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Paralysis and Subtle Symbolism in Araby

Araby is a highly symbolic story that takes into account various themes. The author has taken into account a general theme i. e. one’s transition from early childhood into adolescence and presents situation that applicable to all. Joyce has symbolically manifested various aspect of a despoiled Irish society. He takes into account psychological transition of an adolescent toward manhood and his mental and emotional experiences, general disillusionment prevailing in the Irish society, the unproductive nature of religion, quest of youngsters for a new world with new ideals and moral values, societal impediments and impure nature of those ideals.

On the other hand, most of the book stories tell us that alienation push or motivate people to seek or establish sense of belongingness. When the book was first published during the first quarter of the last century, Ireland was in search for national identity, since the period is characterized by the rise of Irish nationalism (Cronin 391). All these themes are manifested by a subtle and apt use of symbolism and paralysis throughout story. The story successfully manifests various facets of a boy’s character and his transition from adolescent to manhood, a phase that comes in the life of everyone.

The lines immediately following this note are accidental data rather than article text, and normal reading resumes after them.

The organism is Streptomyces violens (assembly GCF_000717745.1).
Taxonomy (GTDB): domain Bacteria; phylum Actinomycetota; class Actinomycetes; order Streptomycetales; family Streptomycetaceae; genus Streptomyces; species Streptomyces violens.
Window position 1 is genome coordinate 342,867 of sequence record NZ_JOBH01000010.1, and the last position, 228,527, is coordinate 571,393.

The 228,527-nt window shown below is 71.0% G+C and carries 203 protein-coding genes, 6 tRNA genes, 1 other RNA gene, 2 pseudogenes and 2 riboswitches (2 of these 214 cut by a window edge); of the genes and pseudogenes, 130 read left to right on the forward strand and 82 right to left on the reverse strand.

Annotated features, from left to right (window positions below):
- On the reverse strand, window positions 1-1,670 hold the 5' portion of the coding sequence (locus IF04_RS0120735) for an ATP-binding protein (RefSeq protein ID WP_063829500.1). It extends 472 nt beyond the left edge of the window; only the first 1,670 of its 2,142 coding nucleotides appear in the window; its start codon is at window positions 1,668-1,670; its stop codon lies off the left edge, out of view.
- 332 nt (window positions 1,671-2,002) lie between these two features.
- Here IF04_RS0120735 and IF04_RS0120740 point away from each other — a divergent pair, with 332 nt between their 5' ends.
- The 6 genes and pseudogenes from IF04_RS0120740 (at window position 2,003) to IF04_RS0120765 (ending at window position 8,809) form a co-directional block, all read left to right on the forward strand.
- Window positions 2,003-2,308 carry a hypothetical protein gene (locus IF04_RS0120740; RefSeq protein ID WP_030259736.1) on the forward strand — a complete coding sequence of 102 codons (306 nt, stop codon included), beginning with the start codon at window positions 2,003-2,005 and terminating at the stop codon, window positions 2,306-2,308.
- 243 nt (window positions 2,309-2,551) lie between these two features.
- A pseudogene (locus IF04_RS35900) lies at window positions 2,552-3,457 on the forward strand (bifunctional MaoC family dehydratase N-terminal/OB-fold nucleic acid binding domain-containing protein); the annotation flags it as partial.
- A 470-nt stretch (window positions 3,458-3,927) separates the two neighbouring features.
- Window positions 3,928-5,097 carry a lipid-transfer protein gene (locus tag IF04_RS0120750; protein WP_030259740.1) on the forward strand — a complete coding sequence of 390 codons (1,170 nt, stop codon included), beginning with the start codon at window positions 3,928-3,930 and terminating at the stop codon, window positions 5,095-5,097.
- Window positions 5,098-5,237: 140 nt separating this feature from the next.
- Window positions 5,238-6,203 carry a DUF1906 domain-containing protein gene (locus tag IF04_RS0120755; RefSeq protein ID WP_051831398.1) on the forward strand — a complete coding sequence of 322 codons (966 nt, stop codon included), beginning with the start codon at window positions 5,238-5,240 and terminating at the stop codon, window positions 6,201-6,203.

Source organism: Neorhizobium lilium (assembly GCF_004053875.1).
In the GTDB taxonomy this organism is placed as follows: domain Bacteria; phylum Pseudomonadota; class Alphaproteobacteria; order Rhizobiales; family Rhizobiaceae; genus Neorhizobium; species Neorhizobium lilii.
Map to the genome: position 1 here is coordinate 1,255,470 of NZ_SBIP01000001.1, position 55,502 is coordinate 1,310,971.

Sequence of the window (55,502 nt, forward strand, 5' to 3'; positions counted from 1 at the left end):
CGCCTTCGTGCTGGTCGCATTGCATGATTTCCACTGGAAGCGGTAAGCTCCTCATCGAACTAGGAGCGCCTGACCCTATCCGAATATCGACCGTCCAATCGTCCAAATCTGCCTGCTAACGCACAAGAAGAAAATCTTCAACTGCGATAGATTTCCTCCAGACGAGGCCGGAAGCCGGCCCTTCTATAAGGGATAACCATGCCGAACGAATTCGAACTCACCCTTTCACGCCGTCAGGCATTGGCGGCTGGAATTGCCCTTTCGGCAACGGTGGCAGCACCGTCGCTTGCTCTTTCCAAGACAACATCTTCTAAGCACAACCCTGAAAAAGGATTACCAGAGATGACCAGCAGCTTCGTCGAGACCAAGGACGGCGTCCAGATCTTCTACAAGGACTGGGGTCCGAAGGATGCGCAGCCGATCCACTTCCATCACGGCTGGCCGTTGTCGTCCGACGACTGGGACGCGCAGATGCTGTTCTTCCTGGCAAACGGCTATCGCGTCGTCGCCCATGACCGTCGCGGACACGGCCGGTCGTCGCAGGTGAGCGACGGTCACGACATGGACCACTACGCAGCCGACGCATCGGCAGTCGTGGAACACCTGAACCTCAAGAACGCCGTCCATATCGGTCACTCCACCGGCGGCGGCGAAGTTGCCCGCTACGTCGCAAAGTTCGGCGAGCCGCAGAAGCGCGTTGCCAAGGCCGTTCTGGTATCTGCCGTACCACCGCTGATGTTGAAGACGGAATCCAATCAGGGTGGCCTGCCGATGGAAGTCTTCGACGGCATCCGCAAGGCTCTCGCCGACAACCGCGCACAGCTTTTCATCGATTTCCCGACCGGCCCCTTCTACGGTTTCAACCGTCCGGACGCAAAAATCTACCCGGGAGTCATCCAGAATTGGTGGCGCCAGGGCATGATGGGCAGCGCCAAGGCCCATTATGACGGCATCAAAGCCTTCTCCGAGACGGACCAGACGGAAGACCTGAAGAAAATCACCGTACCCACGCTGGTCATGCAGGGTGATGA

It further reflects his psychological development. Narrator is shown as running behind shadows. That manifests the role of imagination that has a profound influence on the thought and action of adolescence. As narrator is growing emotionally and intellectually, his sense of disillusionment is growing and his imagination is eroding. There are certain external elements i. e. environment, socio-cultural milieu that lead him toward this disillusionment. This is what happens with every young man at the threshold of adolescence.

The proclamation that possibly gives us the most insight into protagonists views and feelings says; “Gazing up into the darkness I saw myself as a creature driven and derided by vanity; and my eyes burned with anguish and anger. ” (Joyce) This quality of depiction and universality of theme of adolescent disillusionment lend the story a general nature. There are several emotions that swirl about in the protagonist’s mind. He is upset due to his ineffective visit of bazaar where he is unable to find anything useful and/or beautiful to gift Mangan’s sister. Mangan’s sister is a disillusion itself.